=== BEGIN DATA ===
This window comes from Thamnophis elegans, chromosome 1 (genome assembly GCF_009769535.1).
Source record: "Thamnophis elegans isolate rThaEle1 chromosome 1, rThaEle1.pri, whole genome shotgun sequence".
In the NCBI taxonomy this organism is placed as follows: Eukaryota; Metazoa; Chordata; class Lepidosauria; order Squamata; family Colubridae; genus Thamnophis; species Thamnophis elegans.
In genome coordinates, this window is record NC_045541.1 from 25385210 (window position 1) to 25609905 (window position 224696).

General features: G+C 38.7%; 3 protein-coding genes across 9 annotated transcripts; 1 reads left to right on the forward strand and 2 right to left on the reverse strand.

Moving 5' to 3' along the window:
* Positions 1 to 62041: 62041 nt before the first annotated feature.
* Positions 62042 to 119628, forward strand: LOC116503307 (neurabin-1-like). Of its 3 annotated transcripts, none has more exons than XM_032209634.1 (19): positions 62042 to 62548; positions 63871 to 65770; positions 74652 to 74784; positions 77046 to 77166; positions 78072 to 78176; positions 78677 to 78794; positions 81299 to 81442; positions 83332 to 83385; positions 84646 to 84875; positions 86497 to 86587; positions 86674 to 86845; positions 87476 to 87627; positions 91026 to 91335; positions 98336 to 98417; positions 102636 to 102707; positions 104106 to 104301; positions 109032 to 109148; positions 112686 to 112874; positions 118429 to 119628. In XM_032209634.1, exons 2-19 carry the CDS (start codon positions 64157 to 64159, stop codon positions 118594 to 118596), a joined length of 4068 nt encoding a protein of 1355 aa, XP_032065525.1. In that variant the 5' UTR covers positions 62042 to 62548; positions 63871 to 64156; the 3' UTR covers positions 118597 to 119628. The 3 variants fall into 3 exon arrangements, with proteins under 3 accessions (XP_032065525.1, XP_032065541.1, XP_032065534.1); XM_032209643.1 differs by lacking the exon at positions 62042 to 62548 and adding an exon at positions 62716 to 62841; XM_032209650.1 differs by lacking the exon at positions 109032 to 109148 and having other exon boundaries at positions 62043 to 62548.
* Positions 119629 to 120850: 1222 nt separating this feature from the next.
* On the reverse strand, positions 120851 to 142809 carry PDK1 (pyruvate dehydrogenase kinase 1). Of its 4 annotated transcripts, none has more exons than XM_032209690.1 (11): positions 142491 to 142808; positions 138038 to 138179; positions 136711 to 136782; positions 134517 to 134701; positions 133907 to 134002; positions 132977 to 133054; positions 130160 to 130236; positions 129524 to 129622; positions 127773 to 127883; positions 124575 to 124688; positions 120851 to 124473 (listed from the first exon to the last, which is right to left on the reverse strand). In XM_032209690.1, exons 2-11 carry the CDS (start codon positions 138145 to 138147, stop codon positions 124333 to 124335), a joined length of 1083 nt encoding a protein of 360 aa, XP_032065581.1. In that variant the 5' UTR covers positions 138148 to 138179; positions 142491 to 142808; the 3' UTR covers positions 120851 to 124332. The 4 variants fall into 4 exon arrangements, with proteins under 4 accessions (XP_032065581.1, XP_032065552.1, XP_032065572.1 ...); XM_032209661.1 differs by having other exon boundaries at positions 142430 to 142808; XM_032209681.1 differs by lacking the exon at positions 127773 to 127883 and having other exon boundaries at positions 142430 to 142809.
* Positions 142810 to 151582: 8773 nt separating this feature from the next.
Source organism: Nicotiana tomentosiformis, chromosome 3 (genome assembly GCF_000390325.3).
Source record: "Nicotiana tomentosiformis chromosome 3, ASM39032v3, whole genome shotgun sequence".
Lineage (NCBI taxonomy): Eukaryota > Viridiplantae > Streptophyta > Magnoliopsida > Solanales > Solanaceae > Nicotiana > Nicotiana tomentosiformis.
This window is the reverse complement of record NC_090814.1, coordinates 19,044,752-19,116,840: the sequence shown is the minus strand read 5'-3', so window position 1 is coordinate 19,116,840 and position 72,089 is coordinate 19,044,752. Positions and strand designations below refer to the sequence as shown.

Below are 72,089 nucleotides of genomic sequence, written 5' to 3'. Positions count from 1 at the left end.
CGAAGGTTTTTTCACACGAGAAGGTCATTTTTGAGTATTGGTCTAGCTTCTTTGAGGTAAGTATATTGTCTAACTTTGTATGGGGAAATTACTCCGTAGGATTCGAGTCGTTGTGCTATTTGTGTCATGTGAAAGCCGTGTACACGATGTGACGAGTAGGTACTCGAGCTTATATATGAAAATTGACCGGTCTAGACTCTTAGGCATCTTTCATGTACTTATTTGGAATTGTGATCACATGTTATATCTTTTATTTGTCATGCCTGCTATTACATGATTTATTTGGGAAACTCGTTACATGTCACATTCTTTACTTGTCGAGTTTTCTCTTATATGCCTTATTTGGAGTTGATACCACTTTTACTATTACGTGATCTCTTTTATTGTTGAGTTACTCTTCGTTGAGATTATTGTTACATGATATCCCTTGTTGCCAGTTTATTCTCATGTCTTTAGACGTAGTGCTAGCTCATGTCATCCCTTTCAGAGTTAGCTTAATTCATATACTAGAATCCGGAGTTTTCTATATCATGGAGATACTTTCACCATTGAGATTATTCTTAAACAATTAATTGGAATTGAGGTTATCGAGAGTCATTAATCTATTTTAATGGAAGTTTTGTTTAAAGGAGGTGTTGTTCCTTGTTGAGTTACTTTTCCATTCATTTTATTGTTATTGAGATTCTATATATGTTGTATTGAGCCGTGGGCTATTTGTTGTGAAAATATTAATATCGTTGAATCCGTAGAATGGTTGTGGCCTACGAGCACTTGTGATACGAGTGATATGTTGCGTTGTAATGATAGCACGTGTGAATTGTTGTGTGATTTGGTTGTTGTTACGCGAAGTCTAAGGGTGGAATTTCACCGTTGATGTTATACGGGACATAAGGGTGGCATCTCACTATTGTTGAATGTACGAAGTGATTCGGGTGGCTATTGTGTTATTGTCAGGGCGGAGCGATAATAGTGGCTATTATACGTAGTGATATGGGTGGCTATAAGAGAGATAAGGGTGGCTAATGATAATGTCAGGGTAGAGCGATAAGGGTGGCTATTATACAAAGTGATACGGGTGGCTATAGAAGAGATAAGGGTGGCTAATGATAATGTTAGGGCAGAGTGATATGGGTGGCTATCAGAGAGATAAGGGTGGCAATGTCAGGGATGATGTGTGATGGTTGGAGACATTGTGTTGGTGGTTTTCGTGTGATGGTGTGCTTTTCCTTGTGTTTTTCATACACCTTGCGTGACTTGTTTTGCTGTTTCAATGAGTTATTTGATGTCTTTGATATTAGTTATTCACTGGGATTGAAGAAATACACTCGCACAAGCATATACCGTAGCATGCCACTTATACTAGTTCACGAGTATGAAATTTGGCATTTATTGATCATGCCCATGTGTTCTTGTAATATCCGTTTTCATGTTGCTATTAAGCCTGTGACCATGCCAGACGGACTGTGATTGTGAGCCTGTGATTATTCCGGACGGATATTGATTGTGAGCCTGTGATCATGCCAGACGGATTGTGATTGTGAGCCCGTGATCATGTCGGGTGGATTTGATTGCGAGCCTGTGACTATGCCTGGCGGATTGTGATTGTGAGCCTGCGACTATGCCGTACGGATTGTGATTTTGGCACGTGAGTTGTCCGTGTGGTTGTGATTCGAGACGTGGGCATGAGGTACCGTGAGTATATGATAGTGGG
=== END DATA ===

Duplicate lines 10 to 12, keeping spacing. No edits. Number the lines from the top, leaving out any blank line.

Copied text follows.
* On the reverse strand, positions 120851 to 142809 carry PDK1 (pyruvate dehydrogenase kinase 1). Of its 4 annotated transcripts, none has more exons than XM_032209690.1 (11): positions 142491 to 142808; positions 138038 to 138179; positions 136711 to 136782; positions 134517 to 134701; positions 133907 to 134002; positions 132977 to 133054; positions 130160 to 130236; positions 129524 to 129622; positions 127773 to 127883; positions 124575 to 124688; positions 120851 to 124473 (listed from the first exon to the last, which is right to left on the reverse strand). In XM_032209690.1, exons 2-11 carry the CDS (start codon positions 138145 to 138147, stop codon positions 124333 to 124335), a joined length of 1083 nt encoding a protein of 360 aa, XP_032065581.1. In that variant the 5' UTR covers positions 138148 to 138179; positions 142491 to 142808; the 3' UTR covers positions 120851 to 124332. The 4 variants fall into 4 exon arrangements, with proteins under 4 accessions (XP_032065581.1, XP_032065552.1, XP_032065572.1 ...); XM_032209661.1 differs by having other exon boundaries at positions 142430 to 142808; XM_032209681.1 differs by lacking the exon at positions 127773 to 127883 and having other exon boundaries at positions 142430 to 142809.
* Positions 142810 to 151582: 8773 nt separating this feature from the next.
Source organism: Nicotiana tomentosiformis, chromosome 3 (genome assembly GCF_000390325.3).